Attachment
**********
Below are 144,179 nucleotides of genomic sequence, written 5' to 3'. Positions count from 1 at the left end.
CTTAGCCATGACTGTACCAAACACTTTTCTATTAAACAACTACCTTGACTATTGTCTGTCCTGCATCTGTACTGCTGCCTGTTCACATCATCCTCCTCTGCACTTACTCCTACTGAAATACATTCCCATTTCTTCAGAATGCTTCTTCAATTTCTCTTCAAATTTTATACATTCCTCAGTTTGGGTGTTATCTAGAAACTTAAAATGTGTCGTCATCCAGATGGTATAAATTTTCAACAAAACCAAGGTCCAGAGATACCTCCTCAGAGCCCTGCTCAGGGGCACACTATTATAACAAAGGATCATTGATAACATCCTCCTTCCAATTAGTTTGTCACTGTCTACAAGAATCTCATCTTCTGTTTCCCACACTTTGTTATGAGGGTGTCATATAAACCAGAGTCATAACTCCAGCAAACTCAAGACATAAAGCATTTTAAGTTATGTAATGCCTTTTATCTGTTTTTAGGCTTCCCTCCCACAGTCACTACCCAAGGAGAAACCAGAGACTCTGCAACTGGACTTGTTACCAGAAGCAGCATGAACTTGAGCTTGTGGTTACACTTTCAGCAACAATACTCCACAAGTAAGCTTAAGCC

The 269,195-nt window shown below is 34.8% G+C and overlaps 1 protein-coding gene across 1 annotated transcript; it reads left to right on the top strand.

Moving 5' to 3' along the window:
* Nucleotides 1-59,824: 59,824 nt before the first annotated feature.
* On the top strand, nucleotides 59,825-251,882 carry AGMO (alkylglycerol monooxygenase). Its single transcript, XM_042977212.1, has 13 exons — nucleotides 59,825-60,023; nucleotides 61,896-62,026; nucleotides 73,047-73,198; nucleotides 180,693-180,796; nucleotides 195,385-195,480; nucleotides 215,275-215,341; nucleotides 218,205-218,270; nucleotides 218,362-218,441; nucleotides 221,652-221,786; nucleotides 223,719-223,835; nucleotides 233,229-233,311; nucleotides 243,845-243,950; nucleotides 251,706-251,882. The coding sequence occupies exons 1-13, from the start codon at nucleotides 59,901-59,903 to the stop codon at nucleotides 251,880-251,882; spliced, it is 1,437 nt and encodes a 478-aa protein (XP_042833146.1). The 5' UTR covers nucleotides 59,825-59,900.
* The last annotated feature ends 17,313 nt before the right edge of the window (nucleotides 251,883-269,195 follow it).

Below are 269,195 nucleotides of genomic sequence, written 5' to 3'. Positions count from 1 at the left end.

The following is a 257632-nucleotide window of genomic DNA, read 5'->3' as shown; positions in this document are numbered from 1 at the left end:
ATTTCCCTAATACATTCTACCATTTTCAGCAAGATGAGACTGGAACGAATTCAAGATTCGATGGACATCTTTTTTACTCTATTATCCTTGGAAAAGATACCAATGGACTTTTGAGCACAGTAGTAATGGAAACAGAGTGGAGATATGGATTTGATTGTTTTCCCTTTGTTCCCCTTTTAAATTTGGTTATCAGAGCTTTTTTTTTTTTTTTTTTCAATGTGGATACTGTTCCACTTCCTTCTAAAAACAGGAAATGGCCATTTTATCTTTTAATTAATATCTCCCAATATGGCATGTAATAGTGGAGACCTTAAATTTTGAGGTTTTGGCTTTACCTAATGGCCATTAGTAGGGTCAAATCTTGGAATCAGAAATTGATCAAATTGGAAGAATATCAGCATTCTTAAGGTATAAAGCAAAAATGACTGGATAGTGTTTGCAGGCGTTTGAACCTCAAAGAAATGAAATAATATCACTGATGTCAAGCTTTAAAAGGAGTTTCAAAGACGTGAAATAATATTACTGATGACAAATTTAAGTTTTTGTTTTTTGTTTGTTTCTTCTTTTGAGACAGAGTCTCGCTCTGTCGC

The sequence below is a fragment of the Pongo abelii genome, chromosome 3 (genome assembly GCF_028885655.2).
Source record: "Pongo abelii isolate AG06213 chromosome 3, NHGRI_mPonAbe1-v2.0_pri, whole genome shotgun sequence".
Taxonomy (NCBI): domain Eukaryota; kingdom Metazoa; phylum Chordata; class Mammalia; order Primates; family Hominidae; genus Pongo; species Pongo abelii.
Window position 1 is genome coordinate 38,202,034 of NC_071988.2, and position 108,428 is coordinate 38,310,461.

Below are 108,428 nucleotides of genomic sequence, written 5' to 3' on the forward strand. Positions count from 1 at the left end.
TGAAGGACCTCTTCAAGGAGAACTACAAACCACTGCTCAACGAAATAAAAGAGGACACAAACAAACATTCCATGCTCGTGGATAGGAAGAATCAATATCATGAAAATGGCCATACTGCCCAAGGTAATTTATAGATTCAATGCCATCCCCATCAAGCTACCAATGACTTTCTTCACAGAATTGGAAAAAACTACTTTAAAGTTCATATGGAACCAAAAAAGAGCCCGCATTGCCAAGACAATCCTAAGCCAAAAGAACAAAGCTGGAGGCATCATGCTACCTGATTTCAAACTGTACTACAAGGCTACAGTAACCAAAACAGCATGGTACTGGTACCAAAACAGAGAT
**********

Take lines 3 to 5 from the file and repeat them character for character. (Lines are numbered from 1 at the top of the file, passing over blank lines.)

The 269,195-nt window shown below is 34.8% G+C and overlaps 1 protein-coding gene across 1 annotated transcript; it reads left to right on the top strand.

Moving 5' to 3' along the window:
* Nucleotides 1-59,824: 59,824 nt before the first annotated feature.